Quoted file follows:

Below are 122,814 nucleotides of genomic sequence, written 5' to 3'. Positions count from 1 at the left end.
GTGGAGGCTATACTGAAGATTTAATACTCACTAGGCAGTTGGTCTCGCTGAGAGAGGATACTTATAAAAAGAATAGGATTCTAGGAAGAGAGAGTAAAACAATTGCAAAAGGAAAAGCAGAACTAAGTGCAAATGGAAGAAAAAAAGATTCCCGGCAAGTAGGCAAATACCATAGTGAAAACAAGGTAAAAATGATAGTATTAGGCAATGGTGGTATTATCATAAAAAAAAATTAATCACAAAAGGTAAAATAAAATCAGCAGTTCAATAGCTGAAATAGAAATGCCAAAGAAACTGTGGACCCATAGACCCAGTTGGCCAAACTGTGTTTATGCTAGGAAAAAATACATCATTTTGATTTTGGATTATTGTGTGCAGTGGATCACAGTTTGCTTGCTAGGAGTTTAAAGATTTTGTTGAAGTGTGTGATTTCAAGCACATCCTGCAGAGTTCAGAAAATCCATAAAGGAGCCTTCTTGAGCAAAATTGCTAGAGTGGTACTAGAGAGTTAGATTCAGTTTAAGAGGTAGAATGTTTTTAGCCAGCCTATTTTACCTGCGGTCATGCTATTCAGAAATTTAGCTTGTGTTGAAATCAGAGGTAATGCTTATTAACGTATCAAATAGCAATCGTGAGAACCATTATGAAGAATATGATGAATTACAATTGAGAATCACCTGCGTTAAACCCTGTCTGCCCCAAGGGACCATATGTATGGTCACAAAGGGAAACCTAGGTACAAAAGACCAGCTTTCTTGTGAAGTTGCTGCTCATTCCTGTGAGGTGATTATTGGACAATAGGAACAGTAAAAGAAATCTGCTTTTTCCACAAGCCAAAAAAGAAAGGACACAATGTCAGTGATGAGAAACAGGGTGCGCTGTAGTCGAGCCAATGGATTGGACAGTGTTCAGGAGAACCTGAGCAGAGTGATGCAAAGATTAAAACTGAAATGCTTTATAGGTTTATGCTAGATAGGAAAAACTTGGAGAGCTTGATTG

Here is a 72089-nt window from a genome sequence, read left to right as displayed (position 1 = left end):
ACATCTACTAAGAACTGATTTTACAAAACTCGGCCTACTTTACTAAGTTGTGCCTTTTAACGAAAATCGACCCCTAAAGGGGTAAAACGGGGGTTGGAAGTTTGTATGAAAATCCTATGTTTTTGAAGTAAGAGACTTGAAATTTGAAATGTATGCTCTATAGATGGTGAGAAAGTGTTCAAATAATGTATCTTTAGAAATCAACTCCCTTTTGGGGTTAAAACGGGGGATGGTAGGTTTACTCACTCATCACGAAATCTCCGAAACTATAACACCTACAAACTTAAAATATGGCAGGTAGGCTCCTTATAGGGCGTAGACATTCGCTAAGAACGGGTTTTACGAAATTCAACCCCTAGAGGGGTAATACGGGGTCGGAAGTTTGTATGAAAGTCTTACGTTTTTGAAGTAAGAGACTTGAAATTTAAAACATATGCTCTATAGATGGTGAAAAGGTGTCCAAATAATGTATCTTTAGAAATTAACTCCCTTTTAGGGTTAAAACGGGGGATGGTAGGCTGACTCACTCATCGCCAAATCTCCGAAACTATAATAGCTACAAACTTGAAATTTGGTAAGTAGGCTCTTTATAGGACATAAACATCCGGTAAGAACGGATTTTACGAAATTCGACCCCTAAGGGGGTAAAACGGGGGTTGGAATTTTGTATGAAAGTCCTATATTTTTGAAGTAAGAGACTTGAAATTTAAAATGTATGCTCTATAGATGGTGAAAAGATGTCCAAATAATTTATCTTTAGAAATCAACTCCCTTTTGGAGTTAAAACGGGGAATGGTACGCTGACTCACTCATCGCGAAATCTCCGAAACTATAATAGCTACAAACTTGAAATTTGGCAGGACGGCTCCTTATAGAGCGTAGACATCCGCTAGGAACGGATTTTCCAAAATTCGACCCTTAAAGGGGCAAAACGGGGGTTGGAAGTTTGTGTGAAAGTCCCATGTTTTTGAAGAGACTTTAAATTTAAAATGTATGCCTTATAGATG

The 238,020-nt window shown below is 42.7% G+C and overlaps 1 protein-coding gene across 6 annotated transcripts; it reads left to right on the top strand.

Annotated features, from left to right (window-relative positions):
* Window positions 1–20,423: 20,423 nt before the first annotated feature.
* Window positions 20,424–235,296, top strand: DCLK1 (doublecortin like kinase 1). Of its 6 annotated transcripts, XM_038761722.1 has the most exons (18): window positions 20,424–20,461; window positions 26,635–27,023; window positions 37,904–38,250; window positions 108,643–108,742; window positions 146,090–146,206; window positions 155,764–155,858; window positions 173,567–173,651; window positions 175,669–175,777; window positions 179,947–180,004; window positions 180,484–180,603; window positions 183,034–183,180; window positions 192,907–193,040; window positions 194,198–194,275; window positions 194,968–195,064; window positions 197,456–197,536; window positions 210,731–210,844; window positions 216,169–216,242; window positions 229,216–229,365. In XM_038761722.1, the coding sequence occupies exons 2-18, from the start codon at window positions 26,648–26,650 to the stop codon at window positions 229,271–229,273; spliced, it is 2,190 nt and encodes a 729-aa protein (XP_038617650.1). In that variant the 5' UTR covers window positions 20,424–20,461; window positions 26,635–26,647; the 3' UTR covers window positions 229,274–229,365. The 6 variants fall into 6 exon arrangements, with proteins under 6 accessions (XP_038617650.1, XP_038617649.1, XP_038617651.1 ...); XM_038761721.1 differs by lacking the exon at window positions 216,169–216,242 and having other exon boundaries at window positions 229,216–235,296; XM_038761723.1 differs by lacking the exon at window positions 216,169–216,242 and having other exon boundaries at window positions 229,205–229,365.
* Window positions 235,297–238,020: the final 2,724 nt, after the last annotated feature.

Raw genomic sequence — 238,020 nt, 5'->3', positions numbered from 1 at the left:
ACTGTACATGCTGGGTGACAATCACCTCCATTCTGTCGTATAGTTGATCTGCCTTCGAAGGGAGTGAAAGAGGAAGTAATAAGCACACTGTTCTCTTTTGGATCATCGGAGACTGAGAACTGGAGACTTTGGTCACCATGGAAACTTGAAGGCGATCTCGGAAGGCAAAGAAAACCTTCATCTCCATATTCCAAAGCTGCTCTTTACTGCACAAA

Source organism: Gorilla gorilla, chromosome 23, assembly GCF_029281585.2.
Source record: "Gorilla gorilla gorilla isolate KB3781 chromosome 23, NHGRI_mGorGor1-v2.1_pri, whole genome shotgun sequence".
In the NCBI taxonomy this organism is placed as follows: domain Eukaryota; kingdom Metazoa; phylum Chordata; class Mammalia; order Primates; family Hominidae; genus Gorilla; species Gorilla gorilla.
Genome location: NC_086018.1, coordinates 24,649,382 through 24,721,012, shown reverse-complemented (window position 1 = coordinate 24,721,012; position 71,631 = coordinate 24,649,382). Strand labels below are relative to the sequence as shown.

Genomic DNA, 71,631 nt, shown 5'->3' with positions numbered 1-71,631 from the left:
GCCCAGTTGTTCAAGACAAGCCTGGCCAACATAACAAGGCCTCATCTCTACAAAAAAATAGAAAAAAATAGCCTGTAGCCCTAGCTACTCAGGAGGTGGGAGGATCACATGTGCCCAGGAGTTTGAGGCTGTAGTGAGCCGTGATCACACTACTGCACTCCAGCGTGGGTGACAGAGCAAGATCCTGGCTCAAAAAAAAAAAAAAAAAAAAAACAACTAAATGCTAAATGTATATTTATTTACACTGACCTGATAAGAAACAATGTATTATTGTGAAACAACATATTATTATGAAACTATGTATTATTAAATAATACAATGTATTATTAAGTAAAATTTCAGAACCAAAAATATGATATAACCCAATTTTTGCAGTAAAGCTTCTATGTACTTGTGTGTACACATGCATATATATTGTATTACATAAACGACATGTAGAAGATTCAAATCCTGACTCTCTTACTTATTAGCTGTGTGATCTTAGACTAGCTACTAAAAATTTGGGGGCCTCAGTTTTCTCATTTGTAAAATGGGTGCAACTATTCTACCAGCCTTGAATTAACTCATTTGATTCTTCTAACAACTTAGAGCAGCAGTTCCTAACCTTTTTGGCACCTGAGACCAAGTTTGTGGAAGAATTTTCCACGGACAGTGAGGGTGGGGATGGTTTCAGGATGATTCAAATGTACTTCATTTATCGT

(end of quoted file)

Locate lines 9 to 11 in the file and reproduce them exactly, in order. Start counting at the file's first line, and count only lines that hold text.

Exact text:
* Window positions 235,297–238,020: the final 2,724 nt, after the last annotated feature.

Raw genomic sequence — 238,020 nt, 5'->3', positions numbered from 1 at the left:
ACTGTACATGCTGGGTGACAATCACCTCCATTCTGTCGTATAGTTGATCTGCCTTCGAAGGGAGTGAAAGAGGAAGTAATAAGCACACTGTTCTCTTTTGGATCATCGGAGACTGAGAACTGGAGACTTTGGTCACCATGGAAACTTGAAGGCGATCTCGGAAGGCAAAGAAAACCTTCATCTCCATATTCCAAAGCTGCTCTTTACTGCACAAA